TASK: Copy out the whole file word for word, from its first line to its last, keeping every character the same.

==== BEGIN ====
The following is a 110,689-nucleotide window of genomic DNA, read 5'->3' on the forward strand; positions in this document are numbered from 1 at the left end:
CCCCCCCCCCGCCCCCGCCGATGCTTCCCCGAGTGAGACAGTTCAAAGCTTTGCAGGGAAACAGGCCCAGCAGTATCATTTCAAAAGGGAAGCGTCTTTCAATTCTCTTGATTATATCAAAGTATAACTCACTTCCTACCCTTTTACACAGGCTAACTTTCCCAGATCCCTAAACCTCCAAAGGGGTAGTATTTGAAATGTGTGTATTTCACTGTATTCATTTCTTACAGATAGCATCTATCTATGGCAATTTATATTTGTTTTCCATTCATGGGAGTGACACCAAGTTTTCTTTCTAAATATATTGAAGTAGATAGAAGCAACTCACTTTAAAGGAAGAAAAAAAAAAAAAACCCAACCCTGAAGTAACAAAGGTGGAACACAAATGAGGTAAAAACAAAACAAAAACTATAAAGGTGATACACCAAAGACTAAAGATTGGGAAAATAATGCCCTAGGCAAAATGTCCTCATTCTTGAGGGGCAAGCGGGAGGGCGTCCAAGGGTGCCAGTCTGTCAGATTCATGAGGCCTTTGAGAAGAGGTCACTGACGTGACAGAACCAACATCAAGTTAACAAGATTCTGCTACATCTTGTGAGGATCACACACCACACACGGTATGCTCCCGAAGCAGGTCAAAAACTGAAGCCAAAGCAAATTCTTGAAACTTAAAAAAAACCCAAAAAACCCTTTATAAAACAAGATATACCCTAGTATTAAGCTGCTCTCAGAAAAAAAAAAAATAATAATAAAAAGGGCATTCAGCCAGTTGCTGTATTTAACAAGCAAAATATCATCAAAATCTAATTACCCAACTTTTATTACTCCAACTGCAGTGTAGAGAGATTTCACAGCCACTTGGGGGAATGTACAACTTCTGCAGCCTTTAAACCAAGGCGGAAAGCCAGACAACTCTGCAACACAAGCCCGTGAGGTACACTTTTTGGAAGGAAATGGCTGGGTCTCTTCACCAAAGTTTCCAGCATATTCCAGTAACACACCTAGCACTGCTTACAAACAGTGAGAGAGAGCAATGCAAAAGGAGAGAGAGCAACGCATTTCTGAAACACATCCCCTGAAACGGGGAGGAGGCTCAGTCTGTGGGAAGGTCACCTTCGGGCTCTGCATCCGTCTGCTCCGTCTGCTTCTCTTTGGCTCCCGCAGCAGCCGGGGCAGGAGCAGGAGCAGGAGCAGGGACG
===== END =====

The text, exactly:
The following is a 110,689-nucleotide window of genomic DNA, read 5'->3' on the forward strand; positions in this document are numbered from 1 at the left end:
CCCCCCCCCCGCCCCCGCCGATGCTTCCCCGAGTGAGACAGTTCAAAGCTTTGCAGGGAAACAGGCCCAGCAGTATCATTTCAAAAGGGAAGCGTCTTTCAATTCTCTTGATTATATCAAAGTATAACTCACTTCCTACCCTTTTACACAGGCTAACTTTCCCAGATCCCTAAACCTCCAAAGGGGTAGTATTTGAAATGTGTGTATTTCACTGTATTCATTTCTTACAGATAGCATCTATCTATGGCAATTTATATTTGTTTTCCATTCATGGGAGTGACACCAAGTTTTCTTTCTAAATATATTGAAGTAGATAGAAGCAACTCACTTTAAAGGAAGAAAAAAAAAAAAAACCCAACCCTGAAGTAACAAAGGTGGAACACAAATGAGGTAAAAACAAAACAAAAACTATAAAGGTGATACACCAAAGACTAAAGATTGGGAAAATAATGCCCTAGGCAAAATGTCCTCATTCTTGAGGGGCAAGCGGGAGGGCGTCCAAGGGTGCCAGTCTGTCAGATTCATGAGGCCTTTGAGAAGAGGTCACTGACGTGACAGAACCAACATCAAGTTAACAAGATTCTGCTACATCTTGTGAGGATCACACACCACACACGGTATGCTCCCGAAGCAGGTCAAAAACTGAAGCCAAAGCAAATTCTTGAAACTTAAAAAAAACCCAAAAAACCCTTTATAAAACAAGATATACCCTAGTATTAAGCTGCTCTCAGAAAAAAAAAAAATAATAATAAAAAGGGCATTCAGCCAGTTGCTGTATTTAACAAGCAAAATATCATCAAAATCTAATTACCCAACTTTTATTACTCCAACTGCAGTGTAGAGAGATTTCACAGCCACTTGGGGGAATGTACAACTTCTGCAGCCTTTAAACCAAGGCGGAAAGCCAGACAACTCTGCAACACAAGCCCGTGAGGTACACTTTTTGGAAGGAAATGGCTGGGTCTCTTCACCAAAGTTTCCAGCATATTCCAGTAACACACCTAGCACTGCTTACAAACAGTGAGAGAGAGCAATGCAAAAGGAGAGAGAGCAACGCATTTCTGAAACACATCCCCTGAAACGGGGAGGAGGCTCAGTCTGTGGGAAGGTCACCTTCGGGCTCTGCATCCGTCTGCTCCGTCTGCTTCTCTTTGGCTCCCGCAGCAGCCGGGGCAGGAGCAGGAGCAGGAGCAGGGACG